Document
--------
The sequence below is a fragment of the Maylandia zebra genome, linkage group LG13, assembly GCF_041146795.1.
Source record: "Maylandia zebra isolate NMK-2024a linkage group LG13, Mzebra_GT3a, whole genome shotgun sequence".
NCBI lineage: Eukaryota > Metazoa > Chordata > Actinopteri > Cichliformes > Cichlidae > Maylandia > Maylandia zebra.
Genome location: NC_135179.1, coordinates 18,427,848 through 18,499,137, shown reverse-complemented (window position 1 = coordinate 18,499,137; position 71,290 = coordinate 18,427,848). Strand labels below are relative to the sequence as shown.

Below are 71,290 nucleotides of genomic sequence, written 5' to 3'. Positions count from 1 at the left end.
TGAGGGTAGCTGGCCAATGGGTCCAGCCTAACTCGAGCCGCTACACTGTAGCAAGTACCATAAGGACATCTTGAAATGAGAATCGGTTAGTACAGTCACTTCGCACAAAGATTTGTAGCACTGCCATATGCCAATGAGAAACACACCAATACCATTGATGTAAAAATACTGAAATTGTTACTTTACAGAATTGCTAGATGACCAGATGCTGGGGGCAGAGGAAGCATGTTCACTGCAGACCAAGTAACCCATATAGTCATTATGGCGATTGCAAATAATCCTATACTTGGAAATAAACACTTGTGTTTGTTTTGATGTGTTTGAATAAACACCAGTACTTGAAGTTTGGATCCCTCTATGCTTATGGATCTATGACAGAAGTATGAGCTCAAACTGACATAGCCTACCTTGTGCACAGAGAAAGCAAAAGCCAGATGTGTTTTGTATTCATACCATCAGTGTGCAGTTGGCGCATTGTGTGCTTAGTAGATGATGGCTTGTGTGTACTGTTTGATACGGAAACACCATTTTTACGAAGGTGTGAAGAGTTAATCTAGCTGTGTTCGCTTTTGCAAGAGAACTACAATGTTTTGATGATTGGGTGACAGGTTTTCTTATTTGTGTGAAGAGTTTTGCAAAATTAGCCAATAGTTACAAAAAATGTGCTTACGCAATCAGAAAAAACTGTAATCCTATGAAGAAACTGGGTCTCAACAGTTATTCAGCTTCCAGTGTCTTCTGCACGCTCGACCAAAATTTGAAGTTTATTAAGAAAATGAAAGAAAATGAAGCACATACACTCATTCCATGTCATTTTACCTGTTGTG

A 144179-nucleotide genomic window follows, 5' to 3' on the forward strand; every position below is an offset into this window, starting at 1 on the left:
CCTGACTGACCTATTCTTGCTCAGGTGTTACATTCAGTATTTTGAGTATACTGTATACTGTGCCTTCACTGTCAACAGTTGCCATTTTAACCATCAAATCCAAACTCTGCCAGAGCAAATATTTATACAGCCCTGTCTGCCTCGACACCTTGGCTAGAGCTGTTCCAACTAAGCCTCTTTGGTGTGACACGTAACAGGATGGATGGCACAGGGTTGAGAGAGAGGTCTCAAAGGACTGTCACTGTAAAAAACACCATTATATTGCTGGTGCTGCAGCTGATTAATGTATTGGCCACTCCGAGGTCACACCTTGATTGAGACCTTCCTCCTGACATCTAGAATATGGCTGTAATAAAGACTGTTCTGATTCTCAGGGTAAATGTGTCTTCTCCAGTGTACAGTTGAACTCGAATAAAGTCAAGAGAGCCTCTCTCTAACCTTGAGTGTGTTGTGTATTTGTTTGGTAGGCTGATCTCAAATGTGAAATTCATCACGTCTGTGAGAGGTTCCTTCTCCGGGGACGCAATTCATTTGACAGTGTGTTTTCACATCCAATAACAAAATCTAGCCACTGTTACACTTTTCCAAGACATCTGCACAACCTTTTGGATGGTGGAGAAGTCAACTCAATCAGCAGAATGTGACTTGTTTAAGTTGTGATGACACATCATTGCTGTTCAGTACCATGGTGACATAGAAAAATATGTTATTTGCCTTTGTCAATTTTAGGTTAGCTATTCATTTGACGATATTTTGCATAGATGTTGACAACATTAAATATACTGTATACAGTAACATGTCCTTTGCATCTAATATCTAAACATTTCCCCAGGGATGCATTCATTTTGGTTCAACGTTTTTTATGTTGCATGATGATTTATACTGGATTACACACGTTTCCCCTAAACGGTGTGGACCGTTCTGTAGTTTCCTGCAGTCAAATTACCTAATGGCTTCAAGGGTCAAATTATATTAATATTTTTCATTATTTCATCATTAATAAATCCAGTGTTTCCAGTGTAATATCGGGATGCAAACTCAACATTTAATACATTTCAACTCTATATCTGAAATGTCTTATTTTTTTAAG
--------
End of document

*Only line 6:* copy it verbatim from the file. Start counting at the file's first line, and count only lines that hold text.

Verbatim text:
TGAGGGTAGCTGGCCAATGGGTCCAGCCTAACTCGAGCCGCTACACTGTAGCAAGTACCATAAGGACATCTTGAAATGAGAATCGGTTAGTACAGTCACTTCGCACAAAGATTTGTAGCACTGCCATATGCCAATGAGAAACACACCAATACCATTGATGTAAAAATACTGAAATTGTTACTTTACAGAATTGCTAGATGACCAGATGCTGGGGGCAGAGGAAGCATGTTCACTGCAGACCAAGTAACCCATATAGTCATTATGGCGATTGCAAATAATCCTATACTTGGAAATAAACACTTGTGTTTGTTTTGATGTGTTTGAATAAACACCAGTACTTGAAGTTTGGATCCCTCTATGCTTATGGATCTATGACAGAAGTATGAGCTCAAACTGACATAGCCTACCTTGTGCACAGAGAAAGCAAAAGCCAGATGTGTTTTGTATTCATACCATCAGTGTGCAGTTGGCGCATTGTGTGCTTAGTAGATGATGGCTTGTGTGTACTGTTTGATACGGAAACACCATTTTTACGAAGGTGTGAAGAGTTAATCTAGCTGTGTTCGCTTTTGCAAGAGAACTACAATGTTTTGATGATTGGGTGACAGGTTTTCTTATTTGTGTGAAGAGTTTTGCAAAATTAGCCAATAGTTACAAAAAATGTGCTTACGCAATCAGAAAAAACTGTAATCCTATGAAGAAACTGGGTCTCAACAGTTATTCAGCTTCCAGTGTCTTCTGCACGCTCGACCAAAATTTGAAGTTTATTAAGAAAATGAAAGAAAATGAAGCACATACACTCATTCCATGTCATTTTACCTGTTGTG